Prime Time cover story: Pen pal project unites seniors, kids
We were into the second week of May and the school year was beginning to wind down. It was Wednesday, so I went to Northern School for story time as usual thinking that this visit would be my last, for this year anyway.
School gets a little hectic about this time, and I figure the kids have probably had enough of this story lady anyway. So I planned to wrap things up with one last story and then say "Good-bye and be sure to read lots of good books this summer."
The fourth grade teacher I work with, however, had other plans for me.
"I've been thinking," he said. "Wouldn't it be good if these fourth graders could connect with some senior folks and be pen pals with them for the summer? They could develop a relationship with a nice older person and at the same time be working on their writing skills."
It would be good experience for them. They would complete the whole process: write letter, place letter in envelope, put stamp on envelope and mail letter. And then said teacher asked me, "Do you think we can make this work?"
Well, what would you do? I had to agree that it was a great idea but without my help the plan wouldn't get off the ground. This pen pal project would need seniors and, who knows, more older people than I do. I could see that my volunteering wasn't over yet. I would have to get busy and find 31 senior pen pals who would in interested in writing to 31 fourth graders.
The heat was on. By the following Wednesday the fourth graders would be expected to have their first letters written and ready for me to deliver to their new pen pals. All I had to do was find some willing writers. Well, I am happy to report that what I thought was going to be a tough assignment turned out to be easy and fun! I had all my 31 senior pen pals in no time flat. They loved the idea of connecting with young people. So young and old had their assignments.
When I arrived at school the following Wednesday, there were 29 letters. Two were missing. One little girl said she didn't think she would have time to write letters this summer to which I responded, "All I know is that I have 31 people waiting to hear from you guys, and I won't like telling one of them that they will not be getting any mail."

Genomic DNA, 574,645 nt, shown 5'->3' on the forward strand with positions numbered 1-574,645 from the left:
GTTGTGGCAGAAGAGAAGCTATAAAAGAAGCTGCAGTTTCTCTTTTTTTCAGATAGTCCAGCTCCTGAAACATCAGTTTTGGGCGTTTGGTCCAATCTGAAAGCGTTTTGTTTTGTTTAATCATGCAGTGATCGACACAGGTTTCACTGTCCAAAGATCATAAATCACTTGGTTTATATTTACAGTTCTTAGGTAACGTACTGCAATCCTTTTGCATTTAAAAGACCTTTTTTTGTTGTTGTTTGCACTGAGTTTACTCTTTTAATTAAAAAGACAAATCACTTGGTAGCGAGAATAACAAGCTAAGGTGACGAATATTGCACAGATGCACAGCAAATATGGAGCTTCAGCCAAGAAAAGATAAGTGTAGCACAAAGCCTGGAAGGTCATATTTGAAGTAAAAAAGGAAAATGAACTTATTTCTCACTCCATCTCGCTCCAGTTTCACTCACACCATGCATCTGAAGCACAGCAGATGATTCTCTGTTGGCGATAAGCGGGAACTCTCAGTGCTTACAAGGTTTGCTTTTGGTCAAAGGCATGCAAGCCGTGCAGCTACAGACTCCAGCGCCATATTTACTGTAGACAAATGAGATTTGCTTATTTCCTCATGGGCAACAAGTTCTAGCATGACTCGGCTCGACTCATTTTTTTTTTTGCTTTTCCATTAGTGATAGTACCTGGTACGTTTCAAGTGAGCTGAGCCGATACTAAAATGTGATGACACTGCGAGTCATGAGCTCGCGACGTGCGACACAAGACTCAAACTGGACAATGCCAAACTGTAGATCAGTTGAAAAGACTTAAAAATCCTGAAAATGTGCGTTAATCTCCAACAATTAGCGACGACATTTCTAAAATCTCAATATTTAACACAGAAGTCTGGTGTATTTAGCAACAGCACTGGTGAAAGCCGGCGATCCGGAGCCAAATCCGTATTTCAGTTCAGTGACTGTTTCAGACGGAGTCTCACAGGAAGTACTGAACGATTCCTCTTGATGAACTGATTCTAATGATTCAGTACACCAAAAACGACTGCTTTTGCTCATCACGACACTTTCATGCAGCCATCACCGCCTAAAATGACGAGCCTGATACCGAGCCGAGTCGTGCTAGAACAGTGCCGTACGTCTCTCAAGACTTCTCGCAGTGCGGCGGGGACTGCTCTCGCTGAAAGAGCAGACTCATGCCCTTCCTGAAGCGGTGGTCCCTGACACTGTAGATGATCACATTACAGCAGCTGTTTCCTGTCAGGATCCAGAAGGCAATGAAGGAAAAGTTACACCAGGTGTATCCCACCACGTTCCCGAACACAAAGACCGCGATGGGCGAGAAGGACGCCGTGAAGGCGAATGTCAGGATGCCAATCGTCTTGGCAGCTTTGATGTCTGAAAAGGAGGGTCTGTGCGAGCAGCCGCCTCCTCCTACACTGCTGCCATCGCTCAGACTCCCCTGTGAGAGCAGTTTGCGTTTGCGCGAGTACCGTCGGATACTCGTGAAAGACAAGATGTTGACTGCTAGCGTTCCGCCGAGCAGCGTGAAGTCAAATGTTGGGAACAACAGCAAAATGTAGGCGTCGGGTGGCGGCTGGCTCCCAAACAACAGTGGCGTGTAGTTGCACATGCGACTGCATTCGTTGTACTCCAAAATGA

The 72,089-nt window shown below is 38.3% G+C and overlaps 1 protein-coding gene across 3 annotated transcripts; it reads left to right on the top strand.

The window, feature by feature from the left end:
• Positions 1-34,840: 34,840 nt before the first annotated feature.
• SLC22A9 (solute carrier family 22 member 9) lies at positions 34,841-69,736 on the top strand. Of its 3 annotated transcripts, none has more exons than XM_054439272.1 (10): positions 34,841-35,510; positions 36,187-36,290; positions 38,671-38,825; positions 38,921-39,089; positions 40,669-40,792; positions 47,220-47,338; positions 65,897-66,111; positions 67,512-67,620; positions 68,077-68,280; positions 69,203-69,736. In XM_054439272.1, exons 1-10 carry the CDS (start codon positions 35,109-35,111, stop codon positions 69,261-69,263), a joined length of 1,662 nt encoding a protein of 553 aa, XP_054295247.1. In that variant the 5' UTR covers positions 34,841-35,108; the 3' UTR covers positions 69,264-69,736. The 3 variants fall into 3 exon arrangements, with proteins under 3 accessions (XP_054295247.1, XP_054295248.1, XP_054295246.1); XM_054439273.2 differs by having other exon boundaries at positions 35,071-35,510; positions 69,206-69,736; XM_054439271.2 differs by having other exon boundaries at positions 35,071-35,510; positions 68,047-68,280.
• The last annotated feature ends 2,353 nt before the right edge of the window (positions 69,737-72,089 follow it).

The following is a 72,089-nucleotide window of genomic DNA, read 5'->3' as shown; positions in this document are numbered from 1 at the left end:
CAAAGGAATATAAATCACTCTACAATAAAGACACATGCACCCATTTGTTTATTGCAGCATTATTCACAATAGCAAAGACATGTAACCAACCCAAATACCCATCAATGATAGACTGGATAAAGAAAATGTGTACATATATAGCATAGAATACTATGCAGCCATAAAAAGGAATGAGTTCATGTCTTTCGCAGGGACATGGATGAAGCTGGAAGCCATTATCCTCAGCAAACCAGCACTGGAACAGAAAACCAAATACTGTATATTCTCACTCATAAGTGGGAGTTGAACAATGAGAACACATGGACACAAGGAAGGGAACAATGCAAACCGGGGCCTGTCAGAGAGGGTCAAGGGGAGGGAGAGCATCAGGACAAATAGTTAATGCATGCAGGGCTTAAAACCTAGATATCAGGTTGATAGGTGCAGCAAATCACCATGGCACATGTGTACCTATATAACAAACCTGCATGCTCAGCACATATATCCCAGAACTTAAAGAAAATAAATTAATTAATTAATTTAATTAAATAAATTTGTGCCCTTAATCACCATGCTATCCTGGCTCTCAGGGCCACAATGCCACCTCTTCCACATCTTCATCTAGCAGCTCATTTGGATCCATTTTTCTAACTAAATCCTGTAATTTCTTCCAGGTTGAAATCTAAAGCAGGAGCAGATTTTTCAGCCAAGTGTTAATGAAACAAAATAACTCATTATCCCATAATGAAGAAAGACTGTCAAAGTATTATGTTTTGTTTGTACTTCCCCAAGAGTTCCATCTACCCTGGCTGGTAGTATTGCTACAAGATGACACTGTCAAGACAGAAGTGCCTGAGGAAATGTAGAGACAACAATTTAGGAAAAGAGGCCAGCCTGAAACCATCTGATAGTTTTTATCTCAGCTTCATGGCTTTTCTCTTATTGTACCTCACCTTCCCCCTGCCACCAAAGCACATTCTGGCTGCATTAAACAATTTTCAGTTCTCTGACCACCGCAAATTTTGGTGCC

I had her letter by the time I left school that day. And the last one was delivered to my house about 5 p.m. The mail was ready to be delivered.
So why the urgency? Because we thought it would be fun if the kids could get a letter back from their new pen pal before the end of the school year and even more fun if they could read them together and talk about them.
So I asked the senior pen pals if they could reply to their new friends no later than May 28. I asked them to send their letters back to me and I would deliver them to school. In that way I would know that every child would get a letter.
Now time was really of the essence. But I was in luck. The letters started coming back immediately. They came by car, by bicycle, on foot and by mail. And by May 27, I had every last letter.
The next day I took my basket of letters to Northern School, arrived at the fourth grade door and announced "You've got mail!"
I guess I didn't know what to expect. But those fourth graders surely were excited about getting mail. With all the talking and laughing, I could hardly hear myself as I called out their names. The look on their faces when it was their turn to get their letter was priceless. It was like they were receiving something really special.
When mail call was over and things settled down, someone asked if they would ever get to meet their pen pal face to face?
"Funny you should ask," I said. "How about if we all get together for ice cream sometime in August?"
They all liked that idea. When I was leaving, one little girl slipped me a note with her name and phone number and said, "Please don't forget to call me when you have the ice cream."
And now the "Rest of the Story." With just a few days of school remaining there was yet one more homework assignment.
The kids needed to write a reply to the letter they just received and bring it back to school. Their teacher would look it over and in the mail it would go!
The Pen Pal Project was off to a good start. This summer kids and seniors will have a good time doing something about the "Lost Art of Letter Writing."
If you are interested in being a senior pen pal, contact me.
Ann Daley is a Paul Bunyan Senior Activity Center volunteer.